A recent article in Reuters reports on trials of anti-bacterial properties of copper carried out in the US by teams of doctors at the Ralph H. Johnson VA Medical Center in South Carolina and New York City’s Memorial Sloan Kettering Cancer Center. We have heard about this product development before with countless reports supporting the use of copper and indeed we have written twice on these developments, including this recent post. The latest piece of research, arguably more thorough and wide ranging than anything previously published, takes four years of sample data and testing. The conclusions demonstrate unequivocal support of the benefits of copper’s anti-bacterial properties and have encouraged the authors to present their findings to the World Health Organization in Switzerland. Reports from elsewhere support the findings. For example, a hospital’s intensive care unit in the mining city of Calama in Chile’s far north installed copper plating and researchers noted a sharp drop in infections.
The hospital, built using copper revenues treats Codelco mine workers. The trial showed copper surfaces killed over 82% of bacteria within hours. Other studies show copper killed over 90% of bacteria.
The US research, funded by the Defense Department and spearheaded by the Copper Development Association leaves the reader wondering if the Defense Department will follow up on the findings by mandating all hospitals rip out their steel and plastic surfaces and replace them with copper. If they don’t how will state or private sector institutions do so? The EPA has already granted copper antimicrobial registration status for use in 75 applications in health-care situations, over 30 in public works, 46 in residential and ten in mass transit applications. This begs the question, how frequently does one see a copper door handle, handrail or faucet?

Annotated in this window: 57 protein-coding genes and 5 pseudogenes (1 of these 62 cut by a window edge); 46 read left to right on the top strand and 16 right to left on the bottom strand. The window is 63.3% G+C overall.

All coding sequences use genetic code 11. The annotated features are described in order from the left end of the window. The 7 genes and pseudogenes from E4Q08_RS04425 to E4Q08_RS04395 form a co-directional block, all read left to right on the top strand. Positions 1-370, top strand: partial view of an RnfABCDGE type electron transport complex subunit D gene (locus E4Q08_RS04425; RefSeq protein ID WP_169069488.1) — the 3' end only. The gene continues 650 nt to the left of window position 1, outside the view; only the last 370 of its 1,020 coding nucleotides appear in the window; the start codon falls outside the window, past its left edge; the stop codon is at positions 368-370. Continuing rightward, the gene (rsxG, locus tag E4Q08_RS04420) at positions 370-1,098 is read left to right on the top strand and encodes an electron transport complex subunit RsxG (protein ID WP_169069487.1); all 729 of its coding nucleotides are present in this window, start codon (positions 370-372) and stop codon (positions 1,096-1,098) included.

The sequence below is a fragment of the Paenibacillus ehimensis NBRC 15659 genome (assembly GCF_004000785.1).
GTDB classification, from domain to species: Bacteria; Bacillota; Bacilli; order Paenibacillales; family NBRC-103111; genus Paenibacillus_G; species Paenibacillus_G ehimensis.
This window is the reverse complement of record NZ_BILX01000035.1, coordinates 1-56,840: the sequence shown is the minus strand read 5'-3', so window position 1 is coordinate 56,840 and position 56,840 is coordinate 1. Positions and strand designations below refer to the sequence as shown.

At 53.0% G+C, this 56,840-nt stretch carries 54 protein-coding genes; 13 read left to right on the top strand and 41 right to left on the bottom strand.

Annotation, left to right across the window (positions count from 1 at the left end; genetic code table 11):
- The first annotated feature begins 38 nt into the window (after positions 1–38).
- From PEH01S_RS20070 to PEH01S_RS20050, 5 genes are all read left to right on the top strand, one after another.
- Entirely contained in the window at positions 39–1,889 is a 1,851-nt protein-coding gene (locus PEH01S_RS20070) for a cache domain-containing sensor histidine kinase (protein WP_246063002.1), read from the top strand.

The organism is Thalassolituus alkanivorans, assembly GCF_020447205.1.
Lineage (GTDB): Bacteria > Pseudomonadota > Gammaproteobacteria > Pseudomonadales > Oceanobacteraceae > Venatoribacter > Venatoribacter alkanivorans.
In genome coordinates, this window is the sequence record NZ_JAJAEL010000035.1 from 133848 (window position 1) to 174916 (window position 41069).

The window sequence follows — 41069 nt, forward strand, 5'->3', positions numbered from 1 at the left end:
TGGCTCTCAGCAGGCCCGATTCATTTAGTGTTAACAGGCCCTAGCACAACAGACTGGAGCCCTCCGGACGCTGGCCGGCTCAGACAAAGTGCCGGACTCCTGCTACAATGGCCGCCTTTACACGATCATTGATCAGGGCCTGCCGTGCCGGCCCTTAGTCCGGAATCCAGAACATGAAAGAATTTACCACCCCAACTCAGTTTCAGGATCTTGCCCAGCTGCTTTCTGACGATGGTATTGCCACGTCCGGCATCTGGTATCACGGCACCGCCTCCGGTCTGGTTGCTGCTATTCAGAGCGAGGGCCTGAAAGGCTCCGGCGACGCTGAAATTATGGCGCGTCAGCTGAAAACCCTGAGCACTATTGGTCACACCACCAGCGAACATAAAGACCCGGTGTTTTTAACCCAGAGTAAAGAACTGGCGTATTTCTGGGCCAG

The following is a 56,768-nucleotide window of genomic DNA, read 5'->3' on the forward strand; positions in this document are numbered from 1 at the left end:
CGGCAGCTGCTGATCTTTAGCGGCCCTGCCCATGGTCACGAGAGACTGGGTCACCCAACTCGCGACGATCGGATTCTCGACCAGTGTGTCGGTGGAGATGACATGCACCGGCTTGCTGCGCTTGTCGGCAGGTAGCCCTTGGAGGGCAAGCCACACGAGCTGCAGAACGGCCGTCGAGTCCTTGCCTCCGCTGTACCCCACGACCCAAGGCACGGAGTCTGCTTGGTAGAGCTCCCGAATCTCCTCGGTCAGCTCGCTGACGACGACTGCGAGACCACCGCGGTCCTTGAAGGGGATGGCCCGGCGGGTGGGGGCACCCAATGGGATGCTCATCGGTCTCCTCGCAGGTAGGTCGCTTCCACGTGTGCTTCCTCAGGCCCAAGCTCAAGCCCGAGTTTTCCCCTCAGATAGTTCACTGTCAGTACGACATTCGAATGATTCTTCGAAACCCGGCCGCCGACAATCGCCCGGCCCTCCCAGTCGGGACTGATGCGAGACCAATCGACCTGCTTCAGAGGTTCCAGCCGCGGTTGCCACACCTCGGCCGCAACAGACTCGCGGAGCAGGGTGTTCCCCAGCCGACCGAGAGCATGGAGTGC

Widespread adoption of any new material relates more to aesthetic desirability than practicality. The idea of stainless steel work surfaces or fridge doors would have mortified our parents, thinking them far too industrial. White plastic or melamine laminates served as the best surfaces of the day, as much for their visual appeal as their ability to appear clean and germ free. The use of stainless steel by chefs and in commercial kitchens made it a desirable material for residential applications, and so copper will likely follow a similar path. However much the industry proves the case for copper’s antibacterial benefits, the material needs to make a leap of aesthetic desirability as much as anything. Even for use in hospitals and public buildings, architects and designers value the aesthetics appeal along with the anti-microbial benefits.
Can copper bridge the gap? Hospital-acquired infections, which kill more than 100,000 people a year in the United States and cost $45 billion per year to treat, create high costs both in loss of life and money. Which brings us to an even bigger problem than aesthetics, money. The cost of substituting copper for stainless steel could make it cost prohibitive, particularly for cash strapped government organizations. It may prove difficult to make a business case to outlay the cash today in the hope of saving money in the future.
Nevertheless the research may well move the needle in copper’s favor. Copper producers estimate between 250,000 to 1 million tons a year in additional copper demand could result from anti-bacterial uses, or about 5 percent of the world’s mined copper output. For a metal in surplus only to the tune of 40,000 tons in 2010 according to the World Bureau of Statistics, a market moving level of additional demand could prove significant. Whether it will ever amount to such figures remains, only time will tell.